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Reagan will give Iran-Contra testimony in a closed session

The press and public will be barred from attending former PresidentRonald Reagan's videotaped Iran-Contra testimony today in Los Angeles, a federal judge ruled Thursday. An edited version will be released later, he said.

Reagan is to be questioned in connection with the trial of former national security adviser John Poindexter, who contends the former president authorized his activities in the affair.

U.S. District Court Judge Harold Greene said he would "order the release of the tape" within a few days, after it is edited to remove material that touches on classified matters.

In a separate development Thursday, the Bush administration joined Reagan in asserting executive privilege supporting his attempt to avoid turning over diary excerpts to Poindexter.

The Justice Department said the information is available elsewhere, "most specifically from the oral testimony of the former president himself."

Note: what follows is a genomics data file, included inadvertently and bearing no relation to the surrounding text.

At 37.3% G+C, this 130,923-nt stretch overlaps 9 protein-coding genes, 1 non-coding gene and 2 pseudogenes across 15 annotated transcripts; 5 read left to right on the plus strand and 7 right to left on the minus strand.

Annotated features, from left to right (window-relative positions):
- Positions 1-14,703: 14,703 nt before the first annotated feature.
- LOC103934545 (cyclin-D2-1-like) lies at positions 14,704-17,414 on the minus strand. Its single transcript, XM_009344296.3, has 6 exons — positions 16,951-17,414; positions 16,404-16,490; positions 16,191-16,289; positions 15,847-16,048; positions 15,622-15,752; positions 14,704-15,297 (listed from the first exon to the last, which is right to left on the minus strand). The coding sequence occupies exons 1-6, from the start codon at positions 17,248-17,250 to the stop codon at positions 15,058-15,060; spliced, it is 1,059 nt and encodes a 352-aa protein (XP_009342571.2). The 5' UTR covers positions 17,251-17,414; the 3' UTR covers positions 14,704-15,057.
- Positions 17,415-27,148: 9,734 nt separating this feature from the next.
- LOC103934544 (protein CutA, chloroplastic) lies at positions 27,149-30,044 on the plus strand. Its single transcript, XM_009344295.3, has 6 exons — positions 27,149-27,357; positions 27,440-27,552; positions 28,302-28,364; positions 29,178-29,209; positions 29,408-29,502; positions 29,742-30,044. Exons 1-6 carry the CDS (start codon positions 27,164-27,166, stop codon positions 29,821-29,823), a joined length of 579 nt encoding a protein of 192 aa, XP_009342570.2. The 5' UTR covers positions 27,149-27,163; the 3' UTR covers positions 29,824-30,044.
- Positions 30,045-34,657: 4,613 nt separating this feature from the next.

The judge in the case rejected a request by news organizations to attend Reagan's deposition in the federal courthouse in Los Angeles, but he granted their motion for swift release as soon as editing is completed.

"In the absence of extraordinary disputes between the parties regarding classified materials," editing "will not consume more than two or three working days," the judge said in a 13-page opinion and order.

Reagan could undergo the toughest questioning he has faced in the

Iran-Contra affair when he is asked 154 questions plus follow-ups by

Poindexter's lawyers. They are trying to depict Reagan as a president who approved of all the activities undertaken by his national security adviser.

Iran-Contra prosecutors then will cross-examine the former president.

Poindexter faces trial March 5 on charges of conspiracy, obstructing Congress and making false statements.

The news organizations had suggested that Greene close a portion of Reagan's deposition so that questions dealing with classified matters could be answered in private. Greene said, however, "there is no assurance" that classified matters could be limited to the closed part.

Also, there may be discussions at the deposition by Reagan and Bush administration lawyers about invoking executive privilege. Greene said he doesn't intend such consultations and decisions to occur in front of the news media.